Ann Minogue’s article Can we be of any assistance? (Building, 21 January 2011) asked whether there is a role for lawyers in the adjudication process. She wondered whether it is time to “review the industry’s original ‘no lawyer’ position, which [she] previously supported”.
Ann’s article suggests that in the run up to the Construction Act 1996 coming into force and during drafting of the Scheme for Construction Contracts 1998, there was “much discussion” about prohibiting parties from being legally represented in the adjudication process. I don’t really remember that. I wasn’t really involved in dispute resolution back then, I was still quantity-surveying full time.
Apparently, those taking part in the discussions about the Scheme thought it wasn’t practicable to outlaw lawyers in the adjudication process. I can see why they thought that. It is hard to imagine how one would police such a rule. Certainly I can see how lawyers could be prevented from attending a hearing with the adjudicator (if he called one), but beyond that, it is hard to see how it could work. For example, would the adjudicator be given jurisdiction to rule out submissions if they looked too lawyerish? What exactly would that term encompass?
Ann’s article refers to comments from Paul Letman who, in turn, argued (in a recent Tecbar review) that lawyers should be involved in the adjudication process. He gives a number of reasons for this, not least to prevent adjudicators making mistakes on the law, especially when their jurisdiction is involved. The risk here is that the parties have an unenforceable decision.
All of this got me thinking about adjudications I have been involved in, especially when I’m sitting as the adjudicator.
Should the adjudicator be legally qualified?
I think some basic legal training and knowledge is essential, but I would not go so far as to suggest that all adjudicators should be legally qualified. The person best able to deal with a dispute will depend on the facts of that dispute. An engineer to look at an engineering dispute, an architect to look at design, a quantity surveyor to look at quantum and so on. It may not be a perfect system, but it works most of the time. Interestingly, Mr Letman referred to a case where a qualified solicitor acting as the adjudicator erred in some way. Fancy that, fancy a lawyer making a mistake!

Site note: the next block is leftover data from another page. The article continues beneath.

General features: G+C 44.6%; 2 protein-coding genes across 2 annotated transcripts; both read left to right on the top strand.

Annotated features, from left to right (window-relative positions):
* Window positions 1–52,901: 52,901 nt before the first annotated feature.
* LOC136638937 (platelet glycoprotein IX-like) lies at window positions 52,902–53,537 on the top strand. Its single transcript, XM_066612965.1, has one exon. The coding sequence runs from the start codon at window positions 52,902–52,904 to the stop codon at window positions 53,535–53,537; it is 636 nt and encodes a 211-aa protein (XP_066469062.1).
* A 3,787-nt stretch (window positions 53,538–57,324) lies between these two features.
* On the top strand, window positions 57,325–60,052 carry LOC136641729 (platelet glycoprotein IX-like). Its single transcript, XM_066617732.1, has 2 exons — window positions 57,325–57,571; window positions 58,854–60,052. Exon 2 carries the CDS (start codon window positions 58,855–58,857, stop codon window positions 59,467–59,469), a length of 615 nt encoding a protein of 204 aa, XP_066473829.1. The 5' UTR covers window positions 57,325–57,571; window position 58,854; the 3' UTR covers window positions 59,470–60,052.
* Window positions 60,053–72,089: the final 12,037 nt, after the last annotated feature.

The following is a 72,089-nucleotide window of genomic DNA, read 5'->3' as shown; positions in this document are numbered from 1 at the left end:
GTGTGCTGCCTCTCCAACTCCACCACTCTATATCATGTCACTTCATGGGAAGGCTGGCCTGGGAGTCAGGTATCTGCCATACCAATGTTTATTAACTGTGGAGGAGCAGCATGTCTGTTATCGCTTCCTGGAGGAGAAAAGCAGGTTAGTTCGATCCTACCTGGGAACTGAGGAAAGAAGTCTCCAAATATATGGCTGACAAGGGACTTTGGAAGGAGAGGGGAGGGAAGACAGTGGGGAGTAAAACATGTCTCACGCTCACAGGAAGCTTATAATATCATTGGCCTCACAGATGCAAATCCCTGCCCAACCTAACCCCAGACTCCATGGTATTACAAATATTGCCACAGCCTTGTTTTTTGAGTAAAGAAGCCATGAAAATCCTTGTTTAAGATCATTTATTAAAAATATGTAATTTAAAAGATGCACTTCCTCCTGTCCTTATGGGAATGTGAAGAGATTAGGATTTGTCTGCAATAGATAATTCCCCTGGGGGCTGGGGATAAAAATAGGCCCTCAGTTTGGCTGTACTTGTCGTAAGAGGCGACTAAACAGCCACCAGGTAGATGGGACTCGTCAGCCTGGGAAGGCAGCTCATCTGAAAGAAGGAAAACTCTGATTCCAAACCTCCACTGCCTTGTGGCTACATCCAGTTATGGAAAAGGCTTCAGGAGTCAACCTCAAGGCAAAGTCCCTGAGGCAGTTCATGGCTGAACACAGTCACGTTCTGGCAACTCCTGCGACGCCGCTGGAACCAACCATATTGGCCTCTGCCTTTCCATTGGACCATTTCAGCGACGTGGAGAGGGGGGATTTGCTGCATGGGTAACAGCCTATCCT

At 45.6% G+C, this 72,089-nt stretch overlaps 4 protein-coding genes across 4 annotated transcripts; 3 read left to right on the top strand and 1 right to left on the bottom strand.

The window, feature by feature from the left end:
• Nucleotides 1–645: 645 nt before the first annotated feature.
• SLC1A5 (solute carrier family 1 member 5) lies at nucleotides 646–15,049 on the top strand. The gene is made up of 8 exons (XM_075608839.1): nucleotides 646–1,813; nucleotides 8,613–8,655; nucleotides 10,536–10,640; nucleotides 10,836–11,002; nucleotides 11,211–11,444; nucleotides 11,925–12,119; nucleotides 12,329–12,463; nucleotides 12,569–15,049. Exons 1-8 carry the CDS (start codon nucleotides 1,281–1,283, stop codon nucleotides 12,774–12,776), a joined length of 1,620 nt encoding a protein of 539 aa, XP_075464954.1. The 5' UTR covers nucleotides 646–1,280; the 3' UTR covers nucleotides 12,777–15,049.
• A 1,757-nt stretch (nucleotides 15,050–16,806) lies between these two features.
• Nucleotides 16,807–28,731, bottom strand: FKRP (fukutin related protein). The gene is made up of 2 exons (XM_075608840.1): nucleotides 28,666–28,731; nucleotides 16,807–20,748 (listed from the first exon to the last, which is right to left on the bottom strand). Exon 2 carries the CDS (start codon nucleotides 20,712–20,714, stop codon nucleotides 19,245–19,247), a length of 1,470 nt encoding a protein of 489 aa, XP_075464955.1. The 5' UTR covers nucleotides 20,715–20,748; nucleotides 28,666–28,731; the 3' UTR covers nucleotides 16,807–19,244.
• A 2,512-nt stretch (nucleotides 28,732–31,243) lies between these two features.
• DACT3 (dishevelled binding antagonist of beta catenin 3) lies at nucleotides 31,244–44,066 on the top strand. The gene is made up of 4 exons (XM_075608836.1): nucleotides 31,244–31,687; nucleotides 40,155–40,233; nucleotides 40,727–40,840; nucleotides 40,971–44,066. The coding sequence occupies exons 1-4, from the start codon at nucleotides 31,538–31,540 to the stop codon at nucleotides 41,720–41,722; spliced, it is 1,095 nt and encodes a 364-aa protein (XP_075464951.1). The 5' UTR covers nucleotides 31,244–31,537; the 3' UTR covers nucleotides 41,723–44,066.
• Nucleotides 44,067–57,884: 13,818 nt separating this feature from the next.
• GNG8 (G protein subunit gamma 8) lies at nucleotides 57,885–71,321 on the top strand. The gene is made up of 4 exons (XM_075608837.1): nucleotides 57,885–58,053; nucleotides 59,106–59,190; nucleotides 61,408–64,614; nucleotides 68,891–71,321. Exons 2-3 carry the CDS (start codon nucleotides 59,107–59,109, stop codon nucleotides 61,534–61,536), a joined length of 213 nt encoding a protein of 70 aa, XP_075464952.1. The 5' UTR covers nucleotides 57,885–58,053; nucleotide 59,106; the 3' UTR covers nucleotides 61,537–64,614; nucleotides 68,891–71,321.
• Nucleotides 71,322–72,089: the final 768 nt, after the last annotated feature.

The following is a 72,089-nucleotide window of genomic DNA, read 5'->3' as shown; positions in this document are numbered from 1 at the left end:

Should I take legal advice?
If the adjudication is under the Scheme (and I’d say about half of the adjudications I deal with are), then I have extensive powers to control proceedings, including obtaining legal advice if I need it (paragraph 13 of the Scheme). Apparently Mr Letman suggests that non-legally qualified adjudicators should use this power, but notes the power is under-utilised.
I am legally qualified, so perhaps I fall outside of Mr Letman’s gaze. Indeed I haven’t had the need to seek legal advice that often myself (most recently I sought legal advice on a specialist insolvency point as it was more cost effective for me to do so), but know others that do more regularly. So I would agree with Mr Letman that it can be useful. Often the issue for the adjudicator is really about deciding over the legal submissions before him rather than having an in-depth understanding of each TCC judgment and nuance of the case law.
Do legal advisers help or hinder the process?
To be frank, I don’t really think there is a definitive answer to this. The quality of representative varies. Some are good, some not so good. This applies equally across the board, whether it is the contracts manager, a director, lawyer or claims consultant that is representing the parties.
In my view, what is more important is that the parties set out their positions clearly in their submissions. The choice of language and whether it is “dressed-up” in legal jargon is of less importance. What matters is that the adjudicator can understand the issues in dispute and make a decision based on the facts before him.